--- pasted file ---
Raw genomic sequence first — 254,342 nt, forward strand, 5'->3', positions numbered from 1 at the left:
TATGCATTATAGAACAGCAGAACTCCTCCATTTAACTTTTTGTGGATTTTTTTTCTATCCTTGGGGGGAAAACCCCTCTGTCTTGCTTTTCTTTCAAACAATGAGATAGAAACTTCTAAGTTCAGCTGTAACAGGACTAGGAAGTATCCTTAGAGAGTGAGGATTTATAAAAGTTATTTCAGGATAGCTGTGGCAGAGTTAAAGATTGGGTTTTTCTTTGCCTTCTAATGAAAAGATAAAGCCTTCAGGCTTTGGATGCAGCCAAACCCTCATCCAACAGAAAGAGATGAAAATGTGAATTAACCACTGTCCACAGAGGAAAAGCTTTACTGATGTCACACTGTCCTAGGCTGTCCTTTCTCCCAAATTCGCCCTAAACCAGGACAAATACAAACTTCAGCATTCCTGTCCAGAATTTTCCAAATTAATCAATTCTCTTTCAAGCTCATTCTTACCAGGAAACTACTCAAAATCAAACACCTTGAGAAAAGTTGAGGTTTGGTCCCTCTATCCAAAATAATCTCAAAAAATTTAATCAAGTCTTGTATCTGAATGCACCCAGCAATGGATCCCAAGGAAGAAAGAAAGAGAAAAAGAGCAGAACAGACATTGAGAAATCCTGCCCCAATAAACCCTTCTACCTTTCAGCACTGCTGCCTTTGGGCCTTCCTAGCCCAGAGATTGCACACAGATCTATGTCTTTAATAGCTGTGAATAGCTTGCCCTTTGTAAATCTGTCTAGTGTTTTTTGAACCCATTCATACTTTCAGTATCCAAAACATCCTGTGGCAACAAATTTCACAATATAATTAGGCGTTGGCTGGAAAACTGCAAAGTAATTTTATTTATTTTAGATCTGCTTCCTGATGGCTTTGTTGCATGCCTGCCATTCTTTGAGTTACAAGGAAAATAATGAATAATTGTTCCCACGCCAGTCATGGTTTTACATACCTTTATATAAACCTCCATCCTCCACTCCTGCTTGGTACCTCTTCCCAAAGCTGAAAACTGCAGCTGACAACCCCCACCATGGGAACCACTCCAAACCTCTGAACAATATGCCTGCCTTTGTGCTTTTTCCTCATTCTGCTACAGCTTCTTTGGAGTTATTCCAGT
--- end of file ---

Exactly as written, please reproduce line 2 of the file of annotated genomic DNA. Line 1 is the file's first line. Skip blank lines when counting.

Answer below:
TATGCATTATAGAACAGCAGAACTCCTCCATTTAACTTTTTGTGGATTTTTTTTCTATCCTTGGGGGGAAAACCCCTCTGTCTTGCTTTTCTTTCAAACAATGAGATAGAAACTTCTAAGTTCAGCTGTAACAGGACTAGGAAGTATCCTTAGAGAGTGAGGATTTATAAAAGTTATTTCAGGATAGCTGTGGCAGAGTTAAAGATTGGGTTTTTCTTTGCCTTCTAATGAAAAGATAAAGCCTTCAGGCTTTGGATGCAGCCAAACCCTCATCCAACAGAAAGAGATGAAAATGTGAATTAACCACTGTCCACAGAGGAAAAGCTTTACTGATGTCACACTGTCCTAGGCTGTCCTTTCTCCCAAATTCGCCCTAAACCAGGACAAATACAAACTTCAGCATTCCTGTCCAGAATTTTCCAAATTAATCAATTCTCTTTCAAGCTCATTCTTACCAGGAAACTACTCAAAATCAAACACCTTGAGAAAAGTTGAGGTTTGGTCCCTCTATCCAAAATAATCTCAAAAAATTTAATCAAGTCTTGTATCTGAATGCACCCAGCAATGGATCCCAAGGAAGAAAGAAAGAGAAAAAGAGCAGAACAGACATTGAGAAATCCTGCCCCAATAAACCCTTCTACCTTTCAGCACTGCTGCCTTTGGGCCTTCCTAGCCCAGAGATTGCACACAGATCTATGTCTTTAATAGCTGTGAATAGCTTGCCCTTTGTAAATCTGTCTAGTGTTTTTTGAACCCATTCATACTTTCAGTATCCAAAACATCCTGTGGCAACAAATTTCACAATATAATTAGGCGTTGGCTGGAAAACTGCAAAGTAATTTTATTTATTTTAGATCTGCTTCCTGATGGCTTTGTTGCATGCCTGCCATTCTTTGAGTTACAAGGAAAATAATGAATAATTGTTCCCACGCCAGTCATGGTTTTACATACCTTTATATAAACCTCCATCCTCCACTCCTGCTTGGTACCTCTTCCCAAAGCTGAAAACTGCAGCTGACAACCCCCACCATGGGAACCACTCCAAACCTCTGAACAATATGCCTGCCTTTGTGCTTTTTCCTCATTCTGCTACAGCTTCTTTGGAGTTATTCCAGT